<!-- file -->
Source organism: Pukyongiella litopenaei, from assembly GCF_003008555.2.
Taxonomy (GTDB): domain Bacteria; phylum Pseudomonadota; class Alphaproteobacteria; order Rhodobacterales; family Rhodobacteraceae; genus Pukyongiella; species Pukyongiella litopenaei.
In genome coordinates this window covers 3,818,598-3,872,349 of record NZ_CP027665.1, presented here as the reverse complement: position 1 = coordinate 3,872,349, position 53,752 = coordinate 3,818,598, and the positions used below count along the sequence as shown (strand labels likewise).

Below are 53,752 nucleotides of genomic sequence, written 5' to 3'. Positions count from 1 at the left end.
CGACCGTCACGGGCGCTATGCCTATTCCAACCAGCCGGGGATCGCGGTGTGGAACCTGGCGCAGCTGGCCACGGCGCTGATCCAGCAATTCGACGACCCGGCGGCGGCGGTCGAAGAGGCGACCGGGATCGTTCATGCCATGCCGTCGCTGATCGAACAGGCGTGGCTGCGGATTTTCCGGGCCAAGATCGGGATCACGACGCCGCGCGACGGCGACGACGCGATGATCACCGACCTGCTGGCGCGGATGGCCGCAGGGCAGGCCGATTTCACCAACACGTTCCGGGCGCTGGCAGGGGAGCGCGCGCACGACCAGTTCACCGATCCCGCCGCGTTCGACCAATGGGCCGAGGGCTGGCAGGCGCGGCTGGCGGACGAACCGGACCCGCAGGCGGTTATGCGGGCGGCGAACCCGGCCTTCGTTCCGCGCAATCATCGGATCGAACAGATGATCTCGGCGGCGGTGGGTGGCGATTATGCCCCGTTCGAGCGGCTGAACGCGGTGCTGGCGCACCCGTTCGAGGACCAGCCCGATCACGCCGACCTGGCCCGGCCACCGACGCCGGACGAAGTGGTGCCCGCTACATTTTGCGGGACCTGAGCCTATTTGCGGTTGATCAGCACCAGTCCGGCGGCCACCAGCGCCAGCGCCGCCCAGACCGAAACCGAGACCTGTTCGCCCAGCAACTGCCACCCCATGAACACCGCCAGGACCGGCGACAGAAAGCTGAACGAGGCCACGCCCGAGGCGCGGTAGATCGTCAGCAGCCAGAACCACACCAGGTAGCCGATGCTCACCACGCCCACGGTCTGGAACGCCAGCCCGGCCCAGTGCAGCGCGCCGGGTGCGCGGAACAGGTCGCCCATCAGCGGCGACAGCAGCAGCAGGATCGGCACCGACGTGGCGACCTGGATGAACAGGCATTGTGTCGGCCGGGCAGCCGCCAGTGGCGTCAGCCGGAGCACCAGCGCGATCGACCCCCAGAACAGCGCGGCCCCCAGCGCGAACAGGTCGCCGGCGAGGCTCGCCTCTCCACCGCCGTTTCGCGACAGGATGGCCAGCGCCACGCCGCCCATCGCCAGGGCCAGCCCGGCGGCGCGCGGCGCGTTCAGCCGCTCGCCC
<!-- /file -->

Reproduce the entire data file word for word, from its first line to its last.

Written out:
Source organism: Pukyongiella litopenaei, from assembly GCF_003008555.2.
Taxonomy (GTDB): domain Bacteria; phylum Pseudomonadota; class Alphaproteobacteria; order Rhodobacterales; family Rhodobacteraceae; genus Pukyongiella; species Pukyongiella litopenaei.
In genome coordinates this window covers 3,818,598-3,872,349 of record NZ_CP027665.1, presented here as the reverse complement: position 1 = coordinate 3,872,349, position 53,752 = coordinate 3,818,598, and the positions used below count along the sequence as shown (strand labels likewise).

Below are 53,752 nucleotides of genomic sequence, written 5' to 3'. Positions count from 1 at the left end.
CGACCGTCACGGGCGCTATGCCTATTCCAACCAGCCGGGGATCGCGGTGTGGAACCTGGCGCAGCTGGCCACGGCGCTGATCCAGCAATTCGACGACCCGGCGGCGGCGGTCGAAGAGGCGACCGGGATCGTTCATGCCATGCCGTCGCTGATCGAACAGGCGTGGCTGCGGATTTTCCGGGCCAAGATCGGGATCACGACGCCGCGCGACGGCGACGACGCGATGATCACCGACCTGCTGGCGCGGATGGCCGCAGGGCAGGCCGATTTCACCAACACGTTCCGGGCGCTGGCAGGGGAGCGCGCGCACGACCAGTTCACCGATCCCGCCGCGTTCGACCAATGGGCCGAGGGCTGGCAGGCGCGGCTGGCGGACGAACCGGACCCGCAGGCGGTTATGCGGGCGGCGAACCCGGCCTTCGTTCCGCGCAATCATCGGATCGAACAGATGATCTCGGCGGCGGTGGGTGGCGATTATGCCCCGTTCGAGCGGCTGAACGCGGTGCTGGCGCACCCGTTCGAGGACCAGCCCGATCACGCCGACCTGGCCCGGCCACCGACGCCGGACGAAGTGGTGCCCGCTACATTTTGCGGGACCTGAGCCTATTTGCGGTTGATCAGCACCAGTCCGGCGGCCACCAGCGCCAGCGCCGCCCAGACCGAAACCGAGACCTGTTCGCCCAGCAACTGCCACCCCATGAACACCGCCAGGACCGGCGACAGAAAGCTGAACGAGGCCACGCCCGAGGCGCGGTAGATCGTCAGCAGCCAGAACCACACCAGGTAGCCGATGCTCACCACGCCCACGGTCTGGAACGCCAGCCCGGCCCAGTGCAGCGCGCCGGGTGCGCGGAACAGGTCGCCCATCAGCGGCGACAGCAGCAGCAGGATCGGCACCGACGTGGCGACCTGGATGAACAGGCATTGTGTCGGCCGGGCAGCCGCCAGTGGCGTCAGCCGGAGCACCAGCGCGATCGACCCCCAGAACAGCGCGGCCCCCAGCGCGAACAGGTCGCCGGCGAGGCTCGCCTCTCCACCGCCGTTTCGCGACAGGATGGCCAGCGCCACGCCGCCCATCGCCAGGGCCAGCCCGGCGGCGCGCGGCGCGTTCAGCCGCTCGCCC